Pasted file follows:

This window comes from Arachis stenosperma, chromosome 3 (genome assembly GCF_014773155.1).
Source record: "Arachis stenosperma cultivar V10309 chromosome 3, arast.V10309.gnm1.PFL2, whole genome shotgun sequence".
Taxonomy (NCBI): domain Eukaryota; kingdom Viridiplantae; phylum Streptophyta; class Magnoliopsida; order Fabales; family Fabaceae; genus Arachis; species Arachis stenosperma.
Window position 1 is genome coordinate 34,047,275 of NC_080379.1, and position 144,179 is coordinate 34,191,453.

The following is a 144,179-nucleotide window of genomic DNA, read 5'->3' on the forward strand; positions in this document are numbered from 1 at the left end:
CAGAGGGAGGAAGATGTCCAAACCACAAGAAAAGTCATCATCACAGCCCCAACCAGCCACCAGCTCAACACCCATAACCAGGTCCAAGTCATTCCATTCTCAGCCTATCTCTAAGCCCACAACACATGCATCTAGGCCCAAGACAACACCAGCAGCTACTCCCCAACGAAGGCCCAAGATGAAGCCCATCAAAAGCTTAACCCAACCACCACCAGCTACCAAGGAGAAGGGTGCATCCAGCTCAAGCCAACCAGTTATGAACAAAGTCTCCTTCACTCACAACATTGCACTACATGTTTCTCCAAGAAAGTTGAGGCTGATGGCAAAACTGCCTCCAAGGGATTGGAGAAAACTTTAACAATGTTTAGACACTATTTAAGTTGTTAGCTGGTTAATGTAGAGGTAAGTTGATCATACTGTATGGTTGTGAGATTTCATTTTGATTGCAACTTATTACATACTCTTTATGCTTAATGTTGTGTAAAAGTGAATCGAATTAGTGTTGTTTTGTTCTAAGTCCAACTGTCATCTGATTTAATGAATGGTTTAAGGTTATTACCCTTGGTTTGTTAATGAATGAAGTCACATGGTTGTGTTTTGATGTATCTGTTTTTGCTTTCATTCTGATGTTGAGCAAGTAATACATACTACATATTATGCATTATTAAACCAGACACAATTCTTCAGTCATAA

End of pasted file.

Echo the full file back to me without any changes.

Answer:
This window comes from Arachis stenosperma, chromosome 3 (genome assembly GCF_014773155.1).
Source record: "Arachis stenosperma cultivar V10309 chromosome 3, arast.V10309.gnm1.PFL2, whole genome shotgun sequence".
Taxonomy (NCBI): domain Eukaryota; kingdom Viridiplantae; phylum Streptophyta; class Magnoliopsida; order Fabales; family Fabaceae; genus Arachis; species Arachis stenosperma.
Window position 1 is genome coordinate 34,047,275 of NC_080379.1, and position 144,179 is coordinate 34,191,453.

The following is a 144,179-nucleotide window of genomic DNA, read 5'->3' on the forward strand; positions in this document are numbered from 1 at the left end:
CAGAGGGAGGAAGATGTCCAAACCACAAGAAAAGTCATCATCACAGCCCCAACCAGCCACCAGCTCAACACCCATAACCAGGTCCAAGTCATTCCATTCTCAGCCTATCTCTAAGCCCACAACACATGCATCTAGGCCCAAGACAACACCAGCAGCTACTCCCCAACGAAGGCCCAAGATGAAGCCCATCAAAAGCTTAACCCAACCACCACCAGCTACCAAGGAGAAGGGTGCATCCAGCTCAAGCCAACCAGTTATGAACAAAGTCTCCTTCACTCACAACATTGCACTACATGTTTCTCCAAGAAAGTTGAGGCTGATGGCAAAACTGCCTCCAAGGGATTGGAGAAAACTTTAACAATGTTTAGACACTATTTAAGTTGTTAGCTGGTTAATGTAGAGGTAAGTTGATCATACTGTATGGTTGTGAGATTTCATTTTGATTGCAACTTATTACATACTCTTTATGCTTAATGTTGTGTAAAAGTGAATCGAATTAGTGTTGTTTTGTTCTAAGTCCAACTGTCATCTGATTTAATGAATGGTTTAAGGTTATTACCCTTGGTTTGTTAATGAATGAAGTCACATGGTTGTGTTTTGATGTATCTGTTTTTGCTTTCATTCTGATGTTGAGCAAGTAATACATACTACATATTATGCATTATTAAACCAGACACAATTCTTCAGTCATAA